CHICAGO — A reckless pattern of borrowing by Chicago leaders has undermined the city’s future by ignoring the most basic tenets of municipal finance and piling billions of dollars of debt onto the shoulders of future generations, a Chicago Tribune investigation has found.
Chicago officials abused a powerful financial tool intended to build for the future — issuance of bonds backed by property taxes — as they spent nearly $10 billion in 13 years with few restrictions and virtually no oversight.
The Tribune’s unprecedented examination of city finances reveals that Chicago built mountains of long-term debt from thousands of problematic short-term purchases including software that was soon obsolete, spare parts for vehicles and items you might find on a weekend shopping list: trash bins, flowers, even bags for dog waste.
It’s equivalent to taking out a 30-year mortgage to buy a car and making your children — or grandchildren — pay it off, with interest.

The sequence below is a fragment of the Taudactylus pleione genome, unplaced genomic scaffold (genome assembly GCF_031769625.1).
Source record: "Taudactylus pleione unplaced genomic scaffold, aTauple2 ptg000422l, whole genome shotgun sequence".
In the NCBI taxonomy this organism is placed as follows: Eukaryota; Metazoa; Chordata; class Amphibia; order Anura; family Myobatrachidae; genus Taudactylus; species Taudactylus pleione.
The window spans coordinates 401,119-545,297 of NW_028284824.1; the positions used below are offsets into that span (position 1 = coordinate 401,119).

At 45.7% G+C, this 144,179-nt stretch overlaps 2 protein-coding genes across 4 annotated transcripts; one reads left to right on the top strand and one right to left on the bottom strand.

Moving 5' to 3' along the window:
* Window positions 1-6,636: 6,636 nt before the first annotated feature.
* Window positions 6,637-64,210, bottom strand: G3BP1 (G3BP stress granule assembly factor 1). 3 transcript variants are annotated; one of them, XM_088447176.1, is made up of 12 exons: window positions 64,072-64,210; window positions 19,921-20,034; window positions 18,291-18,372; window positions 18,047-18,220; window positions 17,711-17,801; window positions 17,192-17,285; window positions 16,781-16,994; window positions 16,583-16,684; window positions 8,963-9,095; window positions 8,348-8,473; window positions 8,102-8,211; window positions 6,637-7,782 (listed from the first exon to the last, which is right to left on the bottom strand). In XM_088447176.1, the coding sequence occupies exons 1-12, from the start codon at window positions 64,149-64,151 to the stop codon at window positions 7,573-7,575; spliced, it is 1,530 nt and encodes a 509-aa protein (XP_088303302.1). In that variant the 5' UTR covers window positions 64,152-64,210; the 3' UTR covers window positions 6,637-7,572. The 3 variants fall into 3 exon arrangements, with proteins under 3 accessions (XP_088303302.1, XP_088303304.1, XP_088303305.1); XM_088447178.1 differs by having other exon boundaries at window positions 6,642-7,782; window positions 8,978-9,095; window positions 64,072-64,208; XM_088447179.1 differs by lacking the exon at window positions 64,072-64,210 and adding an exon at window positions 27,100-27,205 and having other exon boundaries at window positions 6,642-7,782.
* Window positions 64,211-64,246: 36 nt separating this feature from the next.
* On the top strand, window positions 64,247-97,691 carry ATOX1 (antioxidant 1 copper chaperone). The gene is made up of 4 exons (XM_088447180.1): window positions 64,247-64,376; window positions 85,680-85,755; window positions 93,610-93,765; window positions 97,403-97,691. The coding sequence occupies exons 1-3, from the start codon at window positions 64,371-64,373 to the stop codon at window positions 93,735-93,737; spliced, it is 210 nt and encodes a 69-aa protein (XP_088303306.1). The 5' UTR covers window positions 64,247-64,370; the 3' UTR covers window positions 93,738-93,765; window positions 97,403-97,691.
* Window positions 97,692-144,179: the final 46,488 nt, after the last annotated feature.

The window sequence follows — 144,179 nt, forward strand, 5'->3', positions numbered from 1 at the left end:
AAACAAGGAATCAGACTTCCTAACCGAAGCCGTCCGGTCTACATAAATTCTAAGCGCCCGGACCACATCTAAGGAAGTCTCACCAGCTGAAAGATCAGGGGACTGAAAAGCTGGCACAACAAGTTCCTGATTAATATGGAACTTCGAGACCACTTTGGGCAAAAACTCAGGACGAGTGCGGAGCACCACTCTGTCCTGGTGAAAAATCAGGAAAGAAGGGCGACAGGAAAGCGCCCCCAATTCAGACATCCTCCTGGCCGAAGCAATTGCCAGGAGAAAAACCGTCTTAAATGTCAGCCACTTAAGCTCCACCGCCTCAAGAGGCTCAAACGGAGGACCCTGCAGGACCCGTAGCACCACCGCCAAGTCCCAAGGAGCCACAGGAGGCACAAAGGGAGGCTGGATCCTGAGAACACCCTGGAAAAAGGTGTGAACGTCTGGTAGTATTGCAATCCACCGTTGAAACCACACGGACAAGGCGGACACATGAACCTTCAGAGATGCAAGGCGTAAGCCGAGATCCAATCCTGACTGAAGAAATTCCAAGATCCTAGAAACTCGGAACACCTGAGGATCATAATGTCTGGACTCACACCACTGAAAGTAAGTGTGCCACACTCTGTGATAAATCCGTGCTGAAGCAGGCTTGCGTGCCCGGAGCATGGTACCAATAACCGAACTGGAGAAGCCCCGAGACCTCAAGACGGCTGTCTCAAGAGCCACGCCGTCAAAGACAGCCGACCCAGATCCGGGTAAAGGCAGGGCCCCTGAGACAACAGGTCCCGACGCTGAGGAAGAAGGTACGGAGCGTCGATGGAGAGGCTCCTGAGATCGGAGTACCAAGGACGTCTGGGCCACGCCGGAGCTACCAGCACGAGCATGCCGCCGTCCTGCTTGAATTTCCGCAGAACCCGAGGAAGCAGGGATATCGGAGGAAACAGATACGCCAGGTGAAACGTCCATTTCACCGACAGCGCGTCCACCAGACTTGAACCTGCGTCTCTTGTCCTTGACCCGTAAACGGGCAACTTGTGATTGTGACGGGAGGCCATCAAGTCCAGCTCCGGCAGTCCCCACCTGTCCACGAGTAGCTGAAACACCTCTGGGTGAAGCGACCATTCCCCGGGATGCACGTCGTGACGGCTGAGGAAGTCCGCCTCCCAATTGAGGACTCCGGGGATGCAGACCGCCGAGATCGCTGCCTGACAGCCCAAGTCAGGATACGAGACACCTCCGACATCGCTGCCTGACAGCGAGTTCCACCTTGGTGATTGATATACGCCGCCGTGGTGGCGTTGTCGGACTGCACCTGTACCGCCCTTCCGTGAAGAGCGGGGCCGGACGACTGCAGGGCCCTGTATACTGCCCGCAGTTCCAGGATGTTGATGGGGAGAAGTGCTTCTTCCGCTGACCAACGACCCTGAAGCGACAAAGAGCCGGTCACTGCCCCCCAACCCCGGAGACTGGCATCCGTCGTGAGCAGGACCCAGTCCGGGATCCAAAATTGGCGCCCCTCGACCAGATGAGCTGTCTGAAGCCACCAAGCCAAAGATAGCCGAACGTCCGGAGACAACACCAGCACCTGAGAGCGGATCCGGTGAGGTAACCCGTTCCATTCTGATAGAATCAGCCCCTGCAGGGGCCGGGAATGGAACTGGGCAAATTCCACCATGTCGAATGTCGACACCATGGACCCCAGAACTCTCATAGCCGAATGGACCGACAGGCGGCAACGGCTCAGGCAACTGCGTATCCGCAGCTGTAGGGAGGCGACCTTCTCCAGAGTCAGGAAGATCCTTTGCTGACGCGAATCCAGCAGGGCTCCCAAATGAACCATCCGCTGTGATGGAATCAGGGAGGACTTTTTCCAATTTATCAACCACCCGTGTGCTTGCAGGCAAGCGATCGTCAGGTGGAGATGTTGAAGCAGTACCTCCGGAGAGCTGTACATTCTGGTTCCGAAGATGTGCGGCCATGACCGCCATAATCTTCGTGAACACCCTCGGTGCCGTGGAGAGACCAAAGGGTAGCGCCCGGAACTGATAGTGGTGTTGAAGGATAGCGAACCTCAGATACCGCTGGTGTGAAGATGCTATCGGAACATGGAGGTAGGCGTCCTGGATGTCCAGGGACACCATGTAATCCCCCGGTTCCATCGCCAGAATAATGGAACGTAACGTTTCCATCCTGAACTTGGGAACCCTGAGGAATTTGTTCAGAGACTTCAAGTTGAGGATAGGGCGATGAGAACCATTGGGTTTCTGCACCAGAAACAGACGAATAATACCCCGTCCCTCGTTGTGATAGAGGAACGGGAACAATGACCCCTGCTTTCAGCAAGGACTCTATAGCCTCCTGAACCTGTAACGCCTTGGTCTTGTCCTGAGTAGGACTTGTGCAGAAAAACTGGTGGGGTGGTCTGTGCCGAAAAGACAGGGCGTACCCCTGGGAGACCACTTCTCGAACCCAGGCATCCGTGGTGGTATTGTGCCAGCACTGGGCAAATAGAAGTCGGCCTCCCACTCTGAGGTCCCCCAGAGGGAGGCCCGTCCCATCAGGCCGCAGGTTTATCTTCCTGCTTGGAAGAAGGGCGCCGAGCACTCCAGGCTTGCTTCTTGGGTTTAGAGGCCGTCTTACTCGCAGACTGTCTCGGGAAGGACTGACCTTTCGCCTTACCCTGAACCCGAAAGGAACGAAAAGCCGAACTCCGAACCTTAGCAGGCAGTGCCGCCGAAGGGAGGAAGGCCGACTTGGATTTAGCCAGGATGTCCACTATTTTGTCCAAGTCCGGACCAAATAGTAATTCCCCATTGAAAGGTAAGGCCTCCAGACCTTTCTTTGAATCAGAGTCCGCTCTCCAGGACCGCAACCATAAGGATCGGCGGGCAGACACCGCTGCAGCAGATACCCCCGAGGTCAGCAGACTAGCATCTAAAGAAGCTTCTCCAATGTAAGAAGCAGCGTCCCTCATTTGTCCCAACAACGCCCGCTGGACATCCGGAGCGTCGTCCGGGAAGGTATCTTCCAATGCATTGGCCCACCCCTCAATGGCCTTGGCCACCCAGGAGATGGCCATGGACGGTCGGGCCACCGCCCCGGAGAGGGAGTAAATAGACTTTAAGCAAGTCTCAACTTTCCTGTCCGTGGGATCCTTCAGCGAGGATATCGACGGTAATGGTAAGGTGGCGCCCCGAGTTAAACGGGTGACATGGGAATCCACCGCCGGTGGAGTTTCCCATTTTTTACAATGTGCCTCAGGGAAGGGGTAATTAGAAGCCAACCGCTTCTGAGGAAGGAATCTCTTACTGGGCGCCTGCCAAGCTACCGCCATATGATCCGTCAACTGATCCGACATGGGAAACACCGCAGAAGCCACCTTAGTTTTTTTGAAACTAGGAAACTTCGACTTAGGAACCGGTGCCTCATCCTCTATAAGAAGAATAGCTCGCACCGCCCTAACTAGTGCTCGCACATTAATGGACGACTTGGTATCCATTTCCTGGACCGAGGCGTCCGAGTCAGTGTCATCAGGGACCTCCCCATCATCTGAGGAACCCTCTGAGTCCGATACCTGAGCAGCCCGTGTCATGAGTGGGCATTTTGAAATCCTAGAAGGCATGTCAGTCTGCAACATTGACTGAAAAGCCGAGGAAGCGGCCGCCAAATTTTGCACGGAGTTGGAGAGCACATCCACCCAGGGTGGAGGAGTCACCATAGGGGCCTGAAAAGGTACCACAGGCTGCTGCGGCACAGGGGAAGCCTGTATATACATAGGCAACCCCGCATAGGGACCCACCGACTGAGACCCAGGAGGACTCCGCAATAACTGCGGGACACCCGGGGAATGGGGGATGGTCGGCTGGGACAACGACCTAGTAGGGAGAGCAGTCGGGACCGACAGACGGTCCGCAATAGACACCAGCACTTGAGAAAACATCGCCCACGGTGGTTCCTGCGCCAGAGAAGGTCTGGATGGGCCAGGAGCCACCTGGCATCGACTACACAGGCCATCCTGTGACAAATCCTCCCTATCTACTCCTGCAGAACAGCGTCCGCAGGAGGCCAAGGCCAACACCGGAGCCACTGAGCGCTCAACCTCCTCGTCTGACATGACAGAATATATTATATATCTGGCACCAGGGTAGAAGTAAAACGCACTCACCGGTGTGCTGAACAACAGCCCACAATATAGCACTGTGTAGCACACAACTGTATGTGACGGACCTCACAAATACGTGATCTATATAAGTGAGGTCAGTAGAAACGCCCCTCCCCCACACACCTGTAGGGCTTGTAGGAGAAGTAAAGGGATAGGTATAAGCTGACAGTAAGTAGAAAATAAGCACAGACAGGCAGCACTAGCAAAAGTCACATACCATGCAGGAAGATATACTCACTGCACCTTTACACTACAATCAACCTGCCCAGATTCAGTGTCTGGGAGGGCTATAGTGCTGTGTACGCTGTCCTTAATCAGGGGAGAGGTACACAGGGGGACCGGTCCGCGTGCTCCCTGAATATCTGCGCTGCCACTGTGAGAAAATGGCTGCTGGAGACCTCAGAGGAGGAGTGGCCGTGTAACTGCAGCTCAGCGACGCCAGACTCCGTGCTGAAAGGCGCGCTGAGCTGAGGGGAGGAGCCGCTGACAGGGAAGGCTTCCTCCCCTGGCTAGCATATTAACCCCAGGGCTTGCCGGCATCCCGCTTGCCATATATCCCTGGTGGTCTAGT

Hundreds of millions more went to push off upcoming bond payments by refinancing old debts. The delay tactic, nicknamed “scoop and toss,” often wound up costing taxpayers more money.
That left relatively little cash for bricks-and-mortar projects and other tangible improvements that will still be around when the loans are fully paid off decades later.
“All you’re doing is saddling some future unknown taxpayer with responsibility for something that’s already been used up,” said Ben Watkins, Florida’s director of bond finance and chair of the debt committee for the Government Finance Officers Association.
General obligation bonds are intended to help governments achieve lasting public works, such as libraries and bridges, that are too costly to pay for all at once. But records show Chicago’s city leaders exploited a loophole in federal tax law and pushed the boundaries of Internal Revenue Service rules that prohibit using this type of borrowing for day-to-day expenses.